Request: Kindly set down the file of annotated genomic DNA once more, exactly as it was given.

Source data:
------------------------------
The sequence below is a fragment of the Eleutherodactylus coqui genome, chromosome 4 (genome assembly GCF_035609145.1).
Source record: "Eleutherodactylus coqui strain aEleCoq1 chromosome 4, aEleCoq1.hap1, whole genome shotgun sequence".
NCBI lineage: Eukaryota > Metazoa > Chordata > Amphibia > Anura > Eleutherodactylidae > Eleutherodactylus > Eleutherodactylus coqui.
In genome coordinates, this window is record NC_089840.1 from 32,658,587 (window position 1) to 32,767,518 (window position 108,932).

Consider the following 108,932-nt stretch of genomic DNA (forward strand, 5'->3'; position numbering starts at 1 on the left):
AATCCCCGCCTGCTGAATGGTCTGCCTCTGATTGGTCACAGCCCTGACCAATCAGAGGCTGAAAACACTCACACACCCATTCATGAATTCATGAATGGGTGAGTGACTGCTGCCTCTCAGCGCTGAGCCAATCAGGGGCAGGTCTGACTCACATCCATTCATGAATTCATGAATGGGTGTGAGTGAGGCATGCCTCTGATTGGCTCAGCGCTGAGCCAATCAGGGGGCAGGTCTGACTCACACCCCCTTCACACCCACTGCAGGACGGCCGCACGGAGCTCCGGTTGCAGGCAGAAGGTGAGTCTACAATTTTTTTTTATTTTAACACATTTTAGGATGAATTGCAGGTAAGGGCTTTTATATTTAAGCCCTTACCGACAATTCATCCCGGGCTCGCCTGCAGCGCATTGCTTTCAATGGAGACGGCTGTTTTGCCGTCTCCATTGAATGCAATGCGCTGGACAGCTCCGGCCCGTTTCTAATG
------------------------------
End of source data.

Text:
The sequence below is a fragment of the Eleutherodactylus coqui genome, chromosome 4 (genome assembly GCF_035609145.1).
Source record: "Eleutherodactylus coqui strain aEleCoq1 chromosome 4, aEleCoq1.hap1, whole genome shotgun sequence".
NCBI lineage: Eukaryota > Metazoa > Chordata > Amphibia > Anura > Eleutherodactylidae > Eleutherodactylus > Eleutherodactylus coqui.
In genome coordinates, this window is record NC_089840.1 from 32,658,587 (window position 1) to 32,767,518 (window position 108,932).

Consider the following 108,932-nt stretch of genomic DNA (forward strand, 5'->3'; position numbering starts at 1 on the left):
AATCCCCGCCTGCTGAATGGTCTGCCTCTGATTGGTCACAGCCCTGACCAATCAGAGGCTGAAAACACTCACACACCCATTCATGAATTCATGAATGGGTGAGTGACTGCTGCCTCTCAGCGCTGAGCCAATCAGGGGCAGGTCTGACTCACATCCATTCATGAATTCATGAATGGGTGTGAGTGAGGCATGCCTCTGATTGGCTCAGCGCTGAGCCAATCAGGGGGCAGGTCTGACTCACACCCCCTTCACACCCACTGCAGGACGGCCGCACGGAGCTCCGGTTGCAGGCAGAAGGTGAGTCTACAATTTTTTTTTATTTTAACACATTTTAGGATGAATTGCAGGTAAGGGCTTTTATATTTAAGCCCTTACCGACAATTCATCCCGGGCTCGCCTGCAGCGCATTGCTTTCAATGGAGACGGCTGTTTTGCCGTCTCCATTGAATGCAATGCGCTGGACAGCTCCGGCCCGTTTCTAATG